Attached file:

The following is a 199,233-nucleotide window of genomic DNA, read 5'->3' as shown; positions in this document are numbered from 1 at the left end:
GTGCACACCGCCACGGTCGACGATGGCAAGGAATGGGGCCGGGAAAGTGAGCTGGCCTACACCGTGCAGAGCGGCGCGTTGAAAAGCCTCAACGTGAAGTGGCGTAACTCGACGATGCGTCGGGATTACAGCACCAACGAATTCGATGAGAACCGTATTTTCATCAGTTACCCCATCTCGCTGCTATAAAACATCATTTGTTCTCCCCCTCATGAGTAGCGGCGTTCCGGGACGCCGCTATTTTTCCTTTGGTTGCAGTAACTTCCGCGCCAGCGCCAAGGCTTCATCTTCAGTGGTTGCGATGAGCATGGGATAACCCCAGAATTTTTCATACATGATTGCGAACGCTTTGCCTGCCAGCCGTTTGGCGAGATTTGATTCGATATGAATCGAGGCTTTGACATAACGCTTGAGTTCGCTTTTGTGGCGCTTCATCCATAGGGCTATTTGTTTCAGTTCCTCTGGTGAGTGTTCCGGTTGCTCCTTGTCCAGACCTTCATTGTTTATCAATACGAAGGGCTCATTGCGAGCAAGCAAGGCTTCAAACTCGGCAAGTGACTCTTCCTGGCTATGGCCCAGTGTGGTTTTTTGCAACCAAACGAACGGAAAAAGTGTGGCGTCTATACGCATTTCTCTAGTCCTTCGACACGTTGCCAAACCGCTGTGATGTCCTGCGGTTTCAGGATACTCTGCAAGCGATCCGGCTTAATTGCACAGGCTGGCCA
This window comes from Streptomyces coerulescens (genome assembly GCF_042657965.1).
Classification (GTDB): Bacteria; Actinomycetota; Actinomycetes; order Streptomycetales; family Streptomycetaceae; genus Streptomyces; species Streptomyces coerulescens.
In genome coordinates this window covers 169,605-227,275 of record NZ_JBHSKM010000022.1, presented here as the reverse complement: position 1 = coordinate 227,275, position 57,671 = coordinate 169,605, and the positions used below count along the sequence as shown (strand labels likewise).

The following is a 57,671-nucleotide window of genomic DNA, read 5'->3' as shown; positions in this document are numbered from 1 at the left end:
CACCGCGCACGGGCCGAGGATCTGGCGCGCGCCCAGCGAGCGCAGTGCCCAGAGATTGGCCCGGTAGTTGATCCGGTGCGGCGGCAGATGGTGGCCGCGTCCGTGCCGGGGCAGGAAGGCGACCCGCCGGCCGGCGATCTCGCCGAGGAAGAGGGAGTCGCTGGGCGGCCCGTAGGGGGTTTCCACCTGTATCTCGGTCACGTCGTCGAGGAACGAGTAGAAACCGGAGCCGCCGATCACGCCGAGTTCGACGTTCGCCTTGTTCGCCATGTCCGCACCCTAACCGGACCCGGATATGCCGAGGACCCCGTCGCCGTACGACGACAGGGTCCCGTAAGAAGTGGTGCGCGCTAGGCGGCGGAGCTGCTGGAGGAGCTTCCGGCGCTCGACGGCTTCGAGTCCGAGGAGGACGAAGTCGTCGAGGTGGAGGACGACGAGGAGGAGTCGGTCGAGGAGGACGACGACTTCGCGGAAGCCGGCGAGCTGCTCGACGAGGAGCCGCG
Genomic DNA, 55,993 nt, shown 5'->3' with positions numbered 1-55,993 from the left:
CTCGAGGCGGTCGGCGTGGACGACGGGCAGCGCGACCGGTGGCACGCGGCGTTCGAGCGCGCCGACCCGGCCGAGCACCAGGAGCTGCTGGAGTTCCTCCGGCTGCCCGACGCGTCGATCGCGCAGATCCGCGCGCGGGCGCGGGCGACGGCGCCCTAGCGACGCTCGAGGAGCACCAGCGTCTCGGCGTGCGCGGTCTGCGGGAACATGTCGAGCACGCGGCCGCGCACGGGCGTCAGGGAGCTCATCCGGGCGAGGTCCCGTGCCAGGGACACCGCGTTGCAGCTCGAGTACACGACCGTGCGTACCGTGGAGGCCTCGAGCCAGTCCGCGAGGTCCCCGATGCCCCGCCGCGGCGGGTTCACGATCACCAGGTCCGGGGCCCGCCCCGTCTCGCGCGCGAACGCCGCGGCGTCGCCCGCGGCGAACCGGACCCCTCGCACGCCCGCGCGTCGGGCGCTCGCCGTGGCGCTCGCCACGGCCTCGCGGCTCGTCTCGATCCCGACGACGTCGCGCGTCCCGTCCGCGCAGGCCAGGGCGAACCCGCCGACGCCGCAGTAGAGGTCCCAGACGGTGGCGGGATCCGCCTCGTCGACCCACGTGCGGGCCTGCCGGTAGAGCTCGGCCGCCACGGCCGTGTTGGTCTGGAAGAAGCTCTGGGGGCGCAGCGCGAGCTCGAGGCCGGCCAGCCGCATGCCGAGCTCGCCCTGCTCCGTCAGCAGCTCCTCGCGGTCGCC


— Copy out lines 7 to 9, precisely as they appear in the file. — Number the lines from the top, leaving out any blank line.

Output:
CACCGCGCACGGGCCGAGGATCTGGCGCGCGCCCAGCGAGCGCAGTGCCCAGAGATTGGCCCGGTAGTTGATCCGGTGCGGCGGCAGATGGTGGCCGCGTCCGTGCCGGGGCAGGAAGGCGACCCGCCGGCCGGCGATCTCGCCGAGGAAGAGGGAGTCGCTGGGCGGCCCGTAGGGGGTTTCCACCTGTATCTCGGTCACGTCGTCGAGGAACGAGTAGAAACCGGAGCCGCCGATCACGCCGAGTTCGACGTTCGCCTTGTTCGCCATGTCCGCACCCTAACCGGACCCGGATATGCCGAGGACCCCGTCGCCGTACGACGACAGGGTCCCGTAAGAAGTGGTGCGCGCTAGGCGGCGGAGCTGCTGGAGGAGCTTCCGGCGCTCGACGGCTTCGAGTCCGAGGAGGACGAAGTCGTCGAGGTGGAGGACGACGAGGAGGAGTCGGTCGAGGAGGACGACGACTTCGCGGAAGCCGGCGAGCTGCTCGACGAGGAGCCGCG
Genomic DNA, 55,993 nt, shown 5'->3' with positions numbered 1-55,993 from the left:
CTCGAGGCGGTCGGCGTGGACGACGGGCAGCGCGACCGGTGGCACGCGGCGTTCGAGCGCGCCGACCCGGCCGAGCACCAGGAGCTGCTGGAGTTCCTCCGGCTGCCCGACGCGTCGATCGCGCAGATCCGCGCGCGGGCGCGGGCGACGGCGCCCTAGCGACGCTCGAGGAGCACCAGCGTCTCGGCGTGCGCGGTCTGCGGGAACATGTCGAGCACGCGGCCGCGCACGGGCGTCAGGGAGCTCATCCGGGCGAGGTCCCGTGCCAGGGACACCGCGTTGCAGCTCGAGTACACGACCGTGCGTACCGTGGAGGCCTCGAGCCAGTCCGCGAGGTCCCCGATGCCCCGCCGCGGCGGGTTCACGATCACCAGGTCCGGGGCCCGCCCCGTCTCGCGCGCGAACGCCGCGGCGTCGCCCGCGGCGAACCGGACCCCTCGCACGCCCGCGCGTCGGGCGCTCGCCGTGGCGCTCGCCACGGCCTCGCGGCTCGTCTCGATCCCGACGACGTCGCGCGTCCCGTCCGCGCAGGCCAGGGCGAACCCGCCGACGCCGCAGTAGAGGTCCCAGACGGTGGCGGGATCCGCCTCGTCGACCCACGTGCGGGCCTGCCGGTAGAGCTCGGCCGCCACGGCCGTGTTGGTCTGGAAGAAGCTCTGGGGGCGCAGCGCGAGCTCGAGGCCGGCCAGCCGCATGCCGAGCTCGCCCTGCTCCGTCAGCAGCTCCTCGCGGTCGCC